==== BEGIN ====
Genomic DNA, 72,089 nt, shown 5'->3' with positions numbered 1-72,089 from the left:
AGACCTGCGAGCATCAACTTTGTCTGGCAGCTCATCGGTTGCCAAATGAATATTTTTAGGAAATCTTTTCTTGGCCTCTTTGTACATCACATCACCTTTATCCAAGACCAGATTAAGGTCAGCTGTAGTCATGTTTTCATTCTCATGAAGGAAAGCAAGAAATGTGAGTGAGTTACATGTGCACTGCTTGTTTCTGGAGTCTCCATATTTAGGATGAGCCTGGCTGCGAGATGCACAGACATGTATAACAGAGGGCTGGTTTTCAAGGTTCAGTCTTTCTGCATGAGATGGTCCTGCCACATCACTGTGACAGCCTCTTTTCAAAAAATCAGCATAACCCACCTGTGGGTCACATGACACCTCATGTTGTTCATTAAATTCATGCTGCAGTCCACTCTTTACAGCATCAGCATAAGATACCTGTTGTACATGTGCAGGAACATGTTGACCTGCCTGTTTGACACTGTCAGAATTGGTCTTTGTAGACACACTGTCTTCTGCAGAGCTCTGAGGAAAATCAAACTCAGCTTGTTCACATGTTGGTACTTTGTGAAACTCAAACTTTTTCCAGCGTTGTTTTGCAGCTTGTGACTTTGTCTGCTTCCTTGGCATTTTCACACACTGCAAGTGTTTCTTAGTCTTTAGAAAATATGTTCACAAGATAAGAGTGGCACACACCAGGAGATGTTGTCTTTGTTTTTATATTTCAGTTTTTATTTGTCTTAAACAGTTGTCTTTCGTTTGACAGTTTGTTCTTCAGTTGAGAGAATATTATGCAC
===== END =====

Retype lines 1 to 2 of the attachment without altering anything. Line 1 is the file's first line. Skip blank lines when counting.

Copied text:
Genomic DNA, 72,089 nt, shown 5'->3' with positions numbered 1-72,089 from the left:
AGACCTGCGAGCATCAACTTTGTCTGGCAGCTCATCGGTTGCCAAATGAATATTTTTAGGAAATCTTTTCTTGGCCTCTTTGTACATCACATCACCTTTATCCAAGACCAGATTAAGGTCAGCTGTAGTCATGTTTTCATTCTCATGAAGGAAAGCAAGAAATGTGAGTGAGTTACATGTGCACTGCTTGTTTCTGGAGTCTCCATATTTAGGATGAGCCTGGCTGCGAGATGCACAGACATGTATAACAGAGGGCTGGTTTTCAAGGTTCAGTCTTTCTGCATGAGATGGTCCTGCCACATCACTGTGACAGCCTCTTTTCAAAAAATCAGCATAACCCACCTGTGGGTCACATGACACCTCATGTTGTTCATTAAATTCATGCTGCAGTCCACTCTTTACAGCATCAGCATAAGATACCTGTTGTACATGTGCAGGAACATGTTGACCTGCCTGTTTGACACTGTCAGAATTGGTCTTTGTAGACACACTGTCTTCTGCAGAGCTCTGAGGAAAATCAAACTCAGCTTGTTCACATGTTGGTACTTTGTGAAACTCAAACTTTTTCCAGCGTTGTTTTGCAGCTTGTGACTTTGTCTGCTTCCTTGGCATTTTCACACACTGCAAGTGTTTCTTAGTCTTTAGAAAATATGTTCACAAGATAAGAGTGGCACACACCAGGAGATGTTGTCTTTGTTTTTATATTTCAGTTTTTATTTGTCTTAAACAGTTGTCTTTCGTTTGACAGTTTGTTCTTCAGTTGAGAGAATATTATGCAC